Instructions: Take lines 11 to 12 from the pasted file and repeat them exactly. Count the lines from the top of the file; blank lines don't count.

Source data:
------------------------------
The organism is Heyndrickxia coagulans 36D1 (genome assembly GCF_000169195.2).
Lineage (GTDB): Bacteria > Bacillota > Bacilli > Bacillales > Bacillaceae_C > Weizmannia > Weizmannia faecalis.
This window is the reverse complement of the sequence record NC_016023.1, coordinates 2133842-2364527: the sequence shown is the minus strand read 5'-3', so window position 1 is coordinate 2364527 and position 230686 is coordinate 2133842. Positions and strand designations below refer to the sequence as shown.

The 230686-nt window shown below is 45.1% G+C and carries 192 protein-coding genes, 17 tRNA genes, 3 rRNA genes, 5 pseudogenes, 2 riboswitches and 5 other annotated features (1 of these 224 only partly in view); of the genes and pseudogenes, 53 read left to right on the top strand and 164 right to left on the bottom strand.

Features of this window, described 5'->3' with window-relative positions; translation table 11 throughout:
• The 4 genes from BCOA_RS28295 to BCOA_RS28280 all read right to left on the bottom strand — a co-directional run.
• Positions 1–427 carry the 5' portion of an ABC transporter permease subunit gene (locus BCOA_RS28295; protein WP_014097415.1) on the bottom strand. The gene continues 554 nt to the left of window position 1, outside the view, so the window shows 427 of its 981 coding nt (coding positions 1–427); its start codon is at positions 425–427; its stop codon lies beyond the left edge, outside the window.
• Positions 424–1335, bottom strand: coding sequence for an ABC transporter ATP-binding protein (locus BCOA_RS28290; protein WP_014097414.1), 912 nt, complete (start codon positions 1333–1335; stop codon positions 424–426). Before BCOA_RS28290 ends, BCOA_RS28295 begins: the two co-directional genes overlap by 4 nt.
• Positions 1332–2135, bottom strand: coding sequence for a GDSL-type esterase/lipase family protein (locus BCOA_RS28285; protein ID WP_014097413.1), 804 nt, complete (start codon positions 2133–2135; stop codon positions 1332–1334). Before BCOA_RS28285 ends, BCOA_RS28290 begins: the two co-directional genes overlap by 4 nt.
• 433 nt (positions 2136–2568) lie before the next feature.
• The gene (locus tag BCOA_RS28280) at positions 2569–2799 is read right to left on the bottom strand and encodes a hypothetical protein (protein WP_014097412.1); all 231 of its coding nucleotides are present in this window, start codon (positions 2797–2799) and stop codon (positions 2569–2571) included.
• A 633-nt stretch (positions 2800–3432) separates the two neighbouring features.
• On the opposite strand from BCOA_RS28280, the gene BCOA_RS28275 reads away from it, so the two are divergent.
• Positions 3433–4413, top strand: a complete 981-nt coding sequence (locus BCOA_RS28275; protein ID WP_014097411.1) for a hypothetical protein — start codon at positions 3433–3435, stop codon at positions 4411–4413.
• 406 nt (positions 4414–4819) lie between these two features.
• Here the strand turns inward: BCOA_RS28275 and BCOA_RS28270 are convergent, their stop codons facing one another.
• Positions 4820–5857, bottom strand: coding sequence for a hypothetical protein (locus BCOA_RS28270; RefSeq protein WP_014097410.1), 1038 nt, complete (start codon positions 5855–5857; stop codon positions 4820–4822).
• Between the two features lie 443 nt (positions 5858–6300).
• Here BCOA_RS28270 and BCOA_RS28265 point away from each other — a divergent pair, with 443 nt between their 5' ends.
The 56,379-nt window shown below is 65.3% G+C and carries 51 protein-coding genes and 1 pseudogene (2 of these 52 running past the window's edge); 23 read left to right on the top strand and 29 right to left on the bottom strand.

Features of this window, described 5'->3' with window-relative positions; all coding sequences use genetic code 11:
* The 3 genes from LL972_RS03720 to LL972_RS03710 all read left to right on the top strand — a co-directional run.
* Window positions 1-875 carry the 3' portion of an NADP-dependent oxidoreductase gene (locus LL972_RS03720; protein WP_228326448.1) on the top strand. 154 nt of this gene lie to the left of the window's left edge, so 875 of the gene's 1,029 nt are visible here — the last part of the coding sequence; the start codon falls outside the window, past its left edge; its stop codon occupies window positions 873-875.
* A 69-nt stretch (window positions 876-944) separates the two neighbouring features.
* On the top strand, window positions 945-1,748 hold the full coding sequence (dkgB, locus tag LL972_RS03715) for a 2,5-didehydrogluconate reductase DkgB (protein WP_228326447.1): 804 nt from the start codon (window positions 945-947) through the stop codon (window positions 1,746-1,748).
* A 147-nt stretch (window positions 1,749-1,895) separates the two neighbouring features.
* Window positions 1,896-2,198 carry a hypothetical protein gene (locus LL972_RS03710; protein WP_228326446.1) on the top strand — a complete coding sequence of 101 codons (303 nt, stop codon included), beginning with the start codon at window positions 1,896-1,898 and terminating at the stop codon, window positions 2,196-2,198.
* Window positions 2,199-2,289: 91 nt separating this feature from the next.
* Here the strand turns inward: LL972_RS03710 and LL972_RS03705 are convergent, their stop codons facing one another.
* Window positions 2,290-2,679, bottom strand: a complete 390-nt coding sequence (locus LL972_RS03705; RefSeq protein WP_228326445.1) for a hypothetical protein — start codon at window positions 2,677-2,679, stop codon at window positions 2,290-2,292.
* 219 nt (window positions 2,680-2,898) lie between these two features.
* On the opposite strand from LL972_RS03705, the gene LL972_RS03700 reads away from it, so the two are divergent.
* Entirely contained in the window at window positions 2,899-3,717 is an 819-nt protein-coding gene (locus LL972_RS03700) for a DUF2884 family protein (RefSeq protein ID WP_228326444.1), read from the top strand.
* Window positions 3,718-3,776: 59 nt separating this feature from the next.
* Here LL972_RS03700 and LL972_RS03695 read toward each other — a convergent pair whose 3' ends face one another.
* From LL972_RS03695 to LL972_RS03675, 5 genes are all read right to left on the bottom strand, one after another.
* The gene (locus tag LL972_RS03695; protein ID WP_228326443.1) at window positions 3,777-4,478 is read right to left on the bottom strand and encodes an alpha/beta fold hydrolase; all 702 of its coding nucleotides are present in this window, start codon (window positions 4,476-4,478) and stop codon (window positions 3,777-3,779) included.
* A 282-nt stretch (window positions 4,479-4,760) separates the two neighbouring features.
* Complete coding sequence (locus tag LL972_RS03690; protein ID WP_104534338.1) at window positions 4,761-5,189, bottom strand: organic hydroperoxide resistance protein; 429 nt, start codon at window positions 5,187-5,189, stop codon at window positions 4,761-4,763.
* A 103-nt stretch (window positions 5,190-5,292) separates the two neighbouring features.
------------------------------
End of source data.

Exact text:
• The gene (locus tag BCOA_RS28280) at positions 2569–2799 is read right to left on the bottom strand and encodes a hypothetical protein (protein WP_014097412.1); all 231 of its coding nucleotides are present in this window, start codon (positions 2797–2799) and stop codon (positions 2569–2571) included.
• A 633-nt stretch (positions 2800–3432) separates the two neighbouring features.